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I have Java time (ms since 1/1/1970 UTC) and would like to write that time to a csv file, so that Excel can correctly interpret and format it. I understand, that excel uses "serial date time" as a format - that is a floating point number, where the integer part gives the number of days since 1/1/1900 and the decimal part gives fractions of a day.

I fail to understand timezone and daylight saving time handling in this.

This page says that the excel epoch (1/1/1900) is based on the local (=computer creating the Excel file?) timezone. This means that a serial date does not indicate a unique instant in time without the info which computer timezone created it. Not what I would have chosen, but OK.

Now accepting this, I believed I could convert Java time to Excel serial date by the following Java code (nb: I'm in Zurich, CET timezone):

private static final long ONE_HOUR= 60L * 60 * 1000;
private static final long ONE_DAY = 24 * ONE_HOUR;
private static final long excelEpoch; 
    Calendar cal;
    cal = Calendar.getInstance(TimeZone.getTimeZone("Europe/Zurich"));
    cal.set(Calendar.YEAR, 1900);
    cal.set(Calendar.DAY_OF_YEAR, 1);
    cal.set(Calendar.HOUR_OF_DAY, 0);
    cal.set(Calendar.MINUTE, 0);
    cal.set(Calendar.SECOND, 0);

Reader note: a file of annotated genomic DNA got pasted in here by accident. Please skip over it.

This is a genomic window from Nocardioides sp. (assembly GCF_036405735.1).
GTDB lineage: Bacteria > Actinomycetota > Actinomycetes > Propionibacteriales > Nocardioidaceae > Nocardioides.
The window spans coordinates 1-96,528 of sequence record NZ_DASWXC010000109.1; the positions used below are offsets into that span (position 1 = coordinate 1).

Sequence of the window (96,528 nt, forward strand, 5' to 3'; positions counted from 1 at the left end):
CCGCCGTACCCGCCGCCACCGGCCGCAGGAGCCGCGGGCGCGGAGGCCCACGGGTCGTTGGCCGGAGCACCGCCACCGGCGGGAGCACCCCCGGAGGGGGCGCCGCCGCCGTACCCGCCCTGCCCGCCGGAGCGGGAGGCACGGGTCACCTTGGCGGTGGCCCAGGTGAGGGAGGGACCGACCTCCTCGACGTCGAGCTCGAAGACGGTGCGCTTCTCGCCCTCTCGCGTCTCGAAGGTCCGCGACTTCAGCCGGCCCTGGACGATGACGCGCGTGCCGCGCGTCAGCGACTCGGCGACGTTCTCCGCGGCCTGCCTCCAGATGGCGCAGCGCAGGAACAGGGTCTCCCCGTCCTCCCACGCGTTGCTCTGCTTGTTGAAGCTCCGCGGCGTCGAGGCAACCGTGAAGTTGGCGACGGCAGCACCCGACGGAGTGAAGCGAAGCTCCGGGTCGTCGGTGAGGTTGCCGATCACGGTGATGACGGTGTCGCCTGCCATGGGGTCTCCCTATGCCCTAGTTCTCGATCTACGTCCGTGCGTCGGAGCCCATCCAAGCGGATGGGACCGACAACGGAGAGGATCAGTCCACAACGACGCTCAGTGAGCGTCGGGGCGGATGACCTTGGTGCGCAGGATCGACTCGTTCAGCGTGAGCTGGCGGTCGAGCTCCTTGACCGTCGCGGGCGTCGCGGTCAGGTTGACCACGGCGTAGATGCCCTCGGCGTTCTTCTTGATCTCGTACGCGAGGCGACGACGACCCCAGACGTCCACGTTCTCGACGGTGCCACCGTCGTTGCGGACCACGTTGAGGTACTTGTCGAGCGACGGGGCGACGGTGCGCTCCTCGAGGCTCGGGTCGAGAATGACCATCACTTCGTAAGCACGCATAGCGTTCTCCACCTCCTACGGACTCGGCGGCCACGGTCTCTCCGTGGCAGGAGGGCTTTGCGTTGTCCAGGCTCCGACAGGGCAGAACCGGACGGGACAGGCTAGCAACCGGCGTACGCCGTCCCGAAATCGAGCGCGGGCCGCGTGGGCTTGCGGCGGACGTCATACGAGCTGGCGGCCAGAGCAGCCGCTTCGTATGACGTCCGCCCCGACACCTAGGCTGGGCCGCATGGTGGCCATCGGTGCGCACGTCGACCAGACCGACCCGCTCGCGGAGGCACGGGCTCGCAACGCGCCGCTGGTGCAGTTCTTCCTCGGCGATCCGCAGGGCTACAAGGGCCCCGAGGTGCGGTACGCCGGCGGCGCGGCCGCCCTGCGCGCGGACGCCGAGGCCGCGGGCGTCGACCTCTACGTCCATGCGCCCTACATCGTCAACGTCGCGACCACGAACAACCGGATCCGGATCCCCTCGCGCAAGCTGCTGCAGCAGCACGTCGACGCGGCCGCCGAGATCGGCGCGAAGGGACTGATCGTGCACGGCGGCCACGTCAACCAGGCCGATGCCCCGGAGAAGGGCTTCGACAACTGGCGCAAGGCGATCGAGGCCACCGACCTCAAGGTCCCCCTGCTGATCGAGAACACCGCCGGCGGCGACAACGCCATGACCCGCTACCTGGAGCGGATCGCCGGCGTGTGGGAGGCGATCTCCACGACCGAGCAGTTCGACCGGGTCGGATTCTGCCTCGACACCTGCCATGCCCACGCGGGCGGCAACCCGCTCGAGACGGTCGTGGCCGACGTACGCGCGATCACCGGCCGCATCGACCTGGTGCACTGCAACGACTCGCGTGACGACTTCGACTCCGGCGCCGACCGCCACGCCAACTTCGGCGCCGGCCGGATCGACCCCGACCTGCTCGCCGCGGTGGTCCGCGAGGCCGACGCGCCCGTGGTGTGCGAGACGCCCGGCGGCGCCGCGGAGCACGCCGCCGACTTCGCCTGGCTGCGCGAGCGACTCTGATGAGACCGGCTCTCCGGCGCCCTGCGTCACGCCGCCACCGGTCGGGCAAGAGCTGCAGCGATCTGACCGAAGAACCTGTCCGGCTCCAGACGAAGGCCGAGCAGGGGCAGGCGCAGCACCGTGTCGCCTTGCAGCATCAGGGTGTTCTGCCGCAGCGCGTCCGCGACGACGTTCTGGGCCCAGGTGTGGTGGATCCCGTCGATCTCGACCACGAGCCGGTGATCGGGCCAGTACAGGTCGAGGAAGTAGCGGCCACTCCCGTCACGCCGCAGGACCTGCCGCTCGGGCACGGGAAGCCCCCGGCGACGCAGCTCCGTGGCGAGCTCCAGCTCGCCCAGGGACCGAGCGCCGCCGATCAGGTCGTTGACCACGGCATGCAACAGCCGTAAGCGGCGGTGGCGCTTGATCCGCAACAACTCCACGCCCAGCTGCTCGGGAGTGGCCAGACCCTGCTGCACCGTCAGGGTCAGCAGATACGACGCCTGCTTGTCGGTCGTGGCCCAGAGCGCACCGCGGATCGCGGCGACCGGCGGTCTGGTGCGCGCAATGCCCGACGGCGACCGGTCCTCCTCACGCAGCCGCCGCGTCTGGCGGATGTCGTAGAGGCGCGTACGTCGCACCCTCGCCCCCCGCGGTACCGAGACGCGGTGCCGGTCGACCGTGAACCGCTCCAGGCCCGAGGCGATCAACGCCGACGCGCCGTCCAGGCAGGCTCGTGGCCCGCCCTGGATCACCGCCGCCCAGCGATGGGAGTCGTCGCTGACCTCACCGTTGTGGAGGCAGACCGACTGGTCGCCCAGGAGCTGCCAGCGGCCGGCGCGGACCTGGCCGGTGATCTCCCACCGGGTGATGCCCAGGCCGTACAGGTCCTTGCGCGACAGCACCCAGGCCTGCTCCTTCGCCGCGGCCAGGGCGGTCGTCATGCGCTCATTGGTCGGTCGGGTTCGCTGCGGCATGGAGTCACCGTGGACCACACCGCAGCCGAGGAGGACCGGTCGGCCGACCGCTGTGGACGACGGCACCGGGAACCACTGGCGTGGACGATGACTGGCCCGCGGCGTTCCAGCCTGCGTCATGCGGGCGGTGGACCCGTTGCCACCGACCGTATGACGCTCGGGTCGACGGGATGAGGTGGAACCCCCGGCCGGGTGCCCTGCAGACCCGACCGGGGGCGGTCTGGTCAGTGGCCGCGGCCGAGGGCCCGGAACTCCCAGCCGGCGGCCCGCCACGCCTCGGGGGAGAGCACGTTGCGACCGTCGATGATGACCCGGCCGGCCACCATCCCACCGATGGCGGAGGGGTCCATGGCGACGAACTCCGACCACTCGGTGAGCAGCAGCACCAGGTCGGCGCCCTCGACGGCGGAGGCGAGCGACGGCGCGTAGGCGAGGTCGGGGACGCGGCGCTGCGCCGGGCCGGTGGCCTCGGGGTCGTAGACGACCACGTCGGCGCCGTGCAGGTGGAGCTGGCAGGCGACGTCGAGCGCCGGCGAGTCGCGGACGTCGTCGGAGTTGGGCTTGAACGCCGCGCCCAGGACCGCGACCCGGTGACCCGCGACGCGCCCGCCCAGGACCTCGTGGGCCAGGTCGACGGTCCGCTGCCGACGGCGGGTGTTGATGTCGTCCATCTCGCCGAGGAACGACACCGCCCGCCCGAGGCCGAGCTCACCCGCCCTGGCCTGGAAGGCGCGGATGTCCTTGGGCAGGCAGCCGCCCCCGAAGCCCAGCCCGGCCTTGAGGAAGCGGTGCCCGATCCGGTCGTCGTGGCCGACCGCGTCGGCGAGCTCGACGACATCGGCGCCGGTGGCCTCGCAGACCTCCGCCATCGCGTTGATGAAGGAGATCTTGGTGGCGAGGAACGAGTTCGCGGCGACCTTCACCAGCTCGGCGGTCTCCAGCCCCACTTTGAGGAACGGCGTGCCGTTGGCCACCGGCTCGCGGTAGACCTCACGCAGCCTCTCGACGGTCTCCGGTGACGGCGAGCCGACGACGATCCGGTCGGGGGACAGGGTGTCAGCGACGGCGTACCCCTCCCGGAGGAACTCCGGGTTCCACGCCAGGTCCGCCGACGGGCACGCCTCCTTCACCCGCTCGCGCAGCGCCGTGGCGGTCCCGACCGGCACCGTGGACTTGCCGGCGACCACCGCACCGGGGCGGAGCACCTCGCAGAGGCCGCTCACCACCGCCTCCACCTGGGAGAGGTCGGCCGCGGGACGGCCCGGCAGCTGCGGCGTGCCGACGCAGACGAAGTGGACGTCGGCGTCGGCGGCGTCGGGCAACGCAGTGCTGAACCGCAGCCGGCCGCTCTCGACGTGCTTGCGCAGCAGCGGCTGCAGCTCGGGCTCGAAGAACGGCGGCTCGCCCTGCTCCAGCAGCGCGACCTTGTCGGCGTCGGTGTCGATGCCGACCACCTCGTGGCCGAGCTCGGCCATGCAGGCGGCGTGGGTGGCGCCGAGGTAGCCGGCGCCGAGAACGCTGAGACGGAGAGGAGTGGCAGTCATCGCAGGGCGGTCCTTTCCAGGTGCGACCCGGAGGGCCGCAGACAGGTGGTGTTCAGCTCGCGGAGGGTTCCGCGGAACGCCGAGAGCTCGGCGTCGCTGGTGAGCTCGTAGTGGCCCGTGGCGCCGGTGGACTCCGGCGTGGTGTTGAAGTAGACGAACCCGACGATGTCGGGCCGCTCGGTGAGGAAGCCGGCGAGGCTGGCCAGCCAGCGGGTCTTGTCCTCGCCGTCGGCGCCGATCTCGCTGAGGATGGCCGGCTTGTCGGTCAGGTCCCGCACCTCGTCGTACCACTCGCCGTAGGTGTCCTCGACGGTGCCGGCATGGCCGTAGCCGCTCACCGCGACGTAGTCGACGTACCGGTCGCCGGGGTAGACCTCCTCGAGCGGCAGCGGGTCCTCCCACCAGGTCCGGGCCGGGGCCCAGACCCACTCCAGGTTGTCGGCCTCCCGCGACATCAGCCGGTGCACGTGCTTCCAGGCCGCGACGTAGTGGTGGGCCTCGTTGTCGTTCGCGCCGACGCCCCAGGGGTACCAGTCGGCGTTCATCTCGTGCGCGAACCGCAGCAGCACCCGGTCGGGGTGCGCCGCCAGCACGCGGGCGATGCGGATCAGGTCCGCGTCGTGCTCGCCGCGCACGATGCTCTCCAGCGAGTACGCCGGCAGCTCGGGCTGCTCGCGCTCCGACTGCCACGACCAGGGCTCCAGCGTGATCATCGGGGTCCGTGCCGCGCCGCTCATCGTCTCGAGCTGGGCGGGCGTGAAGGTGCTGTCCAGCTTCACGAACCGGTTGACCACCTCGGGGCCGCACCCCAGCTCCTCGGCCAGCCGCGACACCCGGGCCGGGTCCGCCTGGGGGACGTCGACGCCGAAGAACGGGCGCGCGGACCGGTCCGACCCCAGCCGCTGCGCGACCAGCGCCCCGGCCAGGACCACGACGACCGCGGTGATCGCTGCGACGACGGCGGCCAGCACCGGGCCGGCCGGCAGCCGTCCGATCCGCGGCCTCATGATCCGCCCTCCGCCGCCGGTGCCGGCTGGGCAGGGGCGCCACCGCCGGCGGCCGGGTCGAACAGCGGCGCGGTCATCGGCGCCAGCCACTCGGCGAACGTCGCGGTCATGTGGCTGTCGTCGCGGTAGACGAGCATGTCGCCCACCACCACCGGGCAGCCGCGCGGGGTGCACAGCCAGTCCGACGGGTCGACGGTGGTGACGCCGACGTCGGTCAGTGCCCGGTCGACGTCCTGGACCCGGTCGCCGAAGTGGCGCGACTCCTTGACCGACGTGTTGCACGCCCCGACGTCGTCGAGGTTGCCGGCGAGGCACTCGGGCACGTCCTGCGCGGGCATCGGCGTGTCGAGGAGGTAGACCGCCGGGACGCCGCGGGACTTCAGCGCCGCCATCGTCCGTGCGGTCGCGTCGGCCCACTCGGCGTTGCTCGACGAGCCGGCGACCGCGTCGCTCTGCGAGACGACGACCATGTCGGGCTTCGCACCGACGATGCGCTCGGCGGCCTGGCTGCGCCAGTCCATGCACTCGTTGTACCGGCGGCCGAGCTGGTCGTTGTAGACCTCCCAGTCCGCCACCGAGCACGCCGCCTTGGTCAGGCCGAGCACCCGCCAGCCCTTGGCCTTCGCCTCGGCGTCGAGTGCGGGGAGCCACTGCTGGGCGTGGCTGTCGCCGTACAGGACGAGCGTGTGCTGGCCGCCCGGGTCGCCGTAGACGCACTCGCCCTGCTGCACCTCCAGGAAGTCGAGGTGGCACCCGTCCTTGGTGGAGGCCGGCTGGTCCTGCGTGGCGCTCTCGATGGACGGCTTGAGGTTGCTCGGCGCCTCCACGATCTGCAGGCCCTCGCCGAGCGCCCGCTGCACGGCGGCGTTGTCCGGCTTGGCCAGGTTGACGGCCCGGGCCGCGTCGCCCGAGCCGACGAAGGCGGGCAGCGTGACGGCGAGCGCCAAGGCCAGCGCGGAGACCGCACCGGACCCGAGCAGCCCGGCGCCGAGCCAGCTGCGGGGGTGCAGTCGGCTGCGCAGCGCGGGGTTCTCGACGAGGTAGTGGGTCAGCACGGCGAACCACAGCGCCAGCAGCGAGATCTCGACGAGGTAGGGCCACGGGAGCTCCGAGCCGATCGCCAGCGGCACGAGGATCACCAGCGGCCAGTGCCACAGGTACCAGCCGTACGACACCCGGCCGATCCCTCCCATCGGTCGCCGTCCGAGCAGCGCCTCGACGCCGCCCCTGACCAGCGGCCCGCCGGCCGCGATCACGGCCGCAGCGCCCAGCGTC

cal.set(Calendar.MILLISECOND, 0);

    excelEpoch = cal.getTimeInMillis();
private static String formatForExcel(long time){
    return ""+(time-excelEpoch)/(double)ONE_DAY;

Using this I can print out a few times:

public static void main(String[] args) {
    String sep = "\t"; // csv field separator

    SimpleDateFormat fmt = new SimpleDateFormat("HH:mm:ss d/M/yyyy");       

    System.out.println("Time in ms since 1/1/1970 UTC"+ sep + "Time as string" + sep + "Excel serial" + sep + "Excel serial formatted by excel");
    long startTime = 1332630000000L; // 25/3/2012 00:00 CET , shortly before change from winter time to DST
    for (long t = startTime;  t < startTime + 4*ONE_HOUR; t+=ONE_HOUR) {
        System.out.println(t + sep + fmt.format(new Date(t)) + sep + formatForExcel(t) + sep + formatForExcel(t));

Which returns

Time in ms since 1/1/1970 UTC   Time as string  Excel serial    Excel serial formatted by excel
1332630000000   00:00:00 25/3/2012  40991.0 40991.0
1332633600000   01:00:00 25/3/2012  40991.041666666664  40991.041666666664
1332637200000   03:00:00 25/3/2012  40991.083333333336  40991.083333333336
1332640800000   04:00:00 25/3/2012  40991.125   40991.125

Note that the change from winter time to DST happens in those hours (check second column, hour 2 is missing).

Now comes the confusion. If I paste this in excel, and for the last column choose "Format cells..." and then "Time" (any of the formats), it prints:

Time in ms since 1/1/1970 UTC   Time as string  Excel serial    Excel serial formatted by excel
1332630000000   25.03.2012 00:00    40991   0:00:00
1332633600000   25.03.2012 01:00    40991.04167 1:00:00
1332637200000   25.03.2012 03:00    40991.08333 2:00:00
1332640800000   25.03.2012 04:00    40991.125   3:00:00

Note, that excel in formatting the serial date, does not change to DST. So this is not wallclock time.

Long story short:

How should I convert Java time to Excel so that it just works?